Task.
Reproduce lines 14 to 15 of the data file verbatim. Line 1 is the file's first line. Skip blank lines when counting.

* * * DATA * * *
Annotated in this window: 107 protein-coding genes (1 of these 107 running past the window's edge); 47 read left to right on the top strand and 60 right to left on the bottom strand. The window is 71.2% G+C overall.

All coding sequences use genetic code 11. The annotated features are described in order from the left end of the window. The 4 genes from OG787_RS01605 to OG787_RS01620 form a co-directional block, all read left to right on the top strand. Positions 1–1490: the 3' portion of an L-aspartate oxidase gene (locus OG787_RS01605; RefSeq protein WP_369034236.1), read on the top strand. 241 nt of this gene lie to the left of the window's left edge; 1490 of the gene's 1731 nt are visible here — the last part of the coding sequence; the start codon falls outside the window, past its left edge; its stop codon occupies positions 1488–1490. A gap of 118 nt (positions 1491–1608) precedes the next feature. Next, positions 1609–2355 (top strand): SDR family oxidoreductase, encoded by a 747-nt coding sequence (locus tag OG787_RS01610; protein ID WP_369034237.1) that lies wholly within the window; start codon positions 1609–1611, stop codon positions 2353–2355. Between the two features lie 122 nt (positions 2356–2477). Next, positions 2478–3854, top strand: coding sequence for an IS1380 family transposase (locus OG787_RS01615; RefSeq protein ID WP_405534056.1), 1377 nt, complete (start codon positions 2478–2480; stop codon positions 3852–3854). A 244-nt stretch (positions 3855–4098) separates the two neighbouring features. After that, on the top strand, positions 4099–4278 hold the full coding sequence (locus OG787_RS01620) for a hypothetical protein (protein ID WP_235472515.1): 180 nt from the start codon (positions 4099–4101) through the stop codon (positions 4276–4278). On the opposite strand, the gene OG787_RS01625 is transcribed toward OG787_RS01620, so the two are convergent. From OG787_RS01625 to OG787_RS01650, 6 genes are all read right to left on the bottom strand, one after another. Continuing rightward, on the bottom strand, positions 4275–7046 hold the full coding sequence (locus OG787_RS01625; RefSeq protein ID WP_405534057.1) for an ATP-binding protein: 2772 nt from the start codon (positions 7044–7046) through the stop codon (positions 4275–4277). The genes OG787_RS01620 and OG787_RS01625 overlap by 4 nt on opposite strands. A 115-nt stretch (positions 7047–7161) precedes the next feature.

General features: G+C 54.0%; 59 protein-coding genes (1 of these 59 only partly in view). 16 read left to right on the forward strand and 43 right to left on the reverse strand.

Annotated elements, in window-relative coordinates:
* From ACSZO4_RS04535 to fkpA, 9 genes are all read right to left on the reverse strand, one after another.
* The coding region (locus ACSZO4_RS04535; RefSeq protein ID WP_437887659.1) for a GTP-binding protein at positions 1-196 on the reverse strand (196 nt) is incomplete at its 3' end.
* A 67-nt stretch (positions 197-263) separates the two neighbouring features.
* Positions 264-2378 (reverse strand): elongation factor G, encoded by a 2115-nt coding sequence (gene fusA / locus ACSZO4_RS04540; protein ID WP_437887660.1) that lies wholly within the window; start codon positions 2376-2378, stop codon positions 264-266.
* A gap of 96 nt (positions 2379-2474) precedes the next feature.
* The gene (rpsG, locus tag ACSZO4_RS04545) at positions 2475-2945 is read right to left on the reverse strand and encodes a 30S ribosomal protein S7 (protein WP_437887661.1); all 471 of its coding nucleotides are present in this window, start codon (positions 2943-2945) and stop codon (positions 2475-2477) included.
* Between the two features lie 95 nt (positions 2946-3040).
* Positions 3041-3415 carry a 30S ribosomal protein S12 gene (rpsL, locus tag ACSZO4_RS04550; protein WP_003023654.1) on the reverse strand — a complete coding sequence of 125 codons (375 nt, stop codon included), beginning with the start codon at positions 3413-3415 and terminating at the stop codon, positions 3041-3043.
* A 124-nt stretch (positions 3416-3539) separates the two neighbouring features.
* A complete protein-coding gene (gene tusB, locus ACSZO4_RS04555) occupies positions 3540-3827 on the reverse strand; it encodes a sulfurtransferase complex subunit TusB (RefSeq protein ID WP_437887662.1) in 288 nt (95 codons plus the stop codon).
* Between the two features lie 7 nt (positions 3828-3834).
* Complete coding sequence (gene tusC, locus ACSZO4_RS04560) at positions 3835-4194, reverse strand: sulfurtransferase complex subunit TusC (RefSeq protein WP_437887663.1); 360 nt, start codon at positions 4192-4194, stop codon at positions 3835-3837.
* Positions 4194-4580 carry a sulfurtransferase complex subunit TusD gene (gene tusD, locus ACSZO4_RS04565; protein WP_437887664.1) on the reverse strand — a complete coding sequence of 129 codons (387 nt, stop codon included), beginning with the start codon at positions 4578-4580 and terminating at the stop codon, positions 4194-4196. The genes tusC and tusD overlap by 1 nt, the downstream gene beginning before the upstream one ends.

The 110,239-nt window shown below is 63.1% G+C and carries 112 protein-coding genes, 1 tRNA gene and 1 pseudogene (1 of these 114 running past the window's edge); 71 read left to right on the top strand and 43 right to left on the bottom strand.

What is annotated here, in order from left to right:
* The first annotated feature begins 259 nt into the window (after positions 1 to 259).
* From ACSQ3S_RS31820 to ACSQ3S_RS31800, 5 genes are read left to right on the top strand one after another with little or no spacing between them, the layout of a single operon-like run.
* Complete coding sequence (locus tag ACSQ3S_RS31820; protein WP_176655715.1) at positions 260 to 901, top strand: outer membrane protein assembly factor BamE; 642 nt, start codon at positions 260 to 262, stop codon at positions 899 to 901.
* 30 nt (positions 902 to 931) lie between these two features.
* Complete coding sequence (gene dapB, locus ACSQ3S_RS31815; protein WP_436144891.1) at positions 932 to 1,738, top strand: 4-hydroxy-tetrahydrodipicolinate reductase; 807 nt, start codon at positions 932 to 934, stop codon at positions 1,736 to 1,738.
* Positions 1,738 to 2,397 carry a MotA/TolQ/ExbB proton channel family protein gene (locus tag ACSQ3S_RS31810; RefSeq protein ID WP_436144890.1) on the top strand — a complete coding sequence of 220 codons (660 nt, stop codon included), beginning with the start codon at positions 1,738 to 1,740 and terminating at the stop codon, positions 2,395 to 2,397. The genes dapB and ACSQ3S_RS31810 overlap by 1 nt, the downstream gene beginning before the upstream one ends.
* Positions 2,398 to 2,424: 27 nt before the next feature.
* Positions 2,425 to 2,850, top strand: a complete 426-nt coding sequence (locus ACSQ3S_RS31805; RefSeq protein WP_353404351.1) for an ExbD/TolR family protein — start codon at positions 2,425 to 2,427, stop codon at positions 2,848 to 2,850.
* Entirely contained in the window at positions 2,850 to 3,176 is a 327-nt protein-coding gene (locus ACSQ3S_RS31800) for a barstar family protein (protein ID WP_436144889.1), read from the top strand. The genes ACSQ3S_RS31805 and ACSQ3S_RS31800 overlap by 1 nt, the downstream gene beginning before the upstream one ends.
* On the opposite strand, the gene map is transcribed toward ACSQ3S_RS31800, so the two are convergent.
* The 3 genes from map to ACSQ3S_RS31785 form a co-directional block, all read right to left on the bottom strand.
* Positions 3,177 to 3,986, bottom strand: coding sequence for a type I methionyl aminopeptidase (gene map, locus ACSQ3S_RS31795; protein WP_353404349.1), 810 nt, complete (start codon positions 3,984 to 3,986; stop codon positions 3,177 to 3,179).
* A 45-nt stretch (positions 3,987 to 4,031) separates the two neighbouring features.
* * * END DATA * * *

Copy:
* A complete protein-coding gene (gene tusB, locus ACSZO4_RS04555) occupies positions 3540-3827 on the reverse strand; it encodes a sulfurtransferase complex subunit TusB (RefSeq protein ID WP_437887662.1) in 288 nt (95 codons plus the stop codon).
* Between the two features lie 7 nt (positions 3828-3834).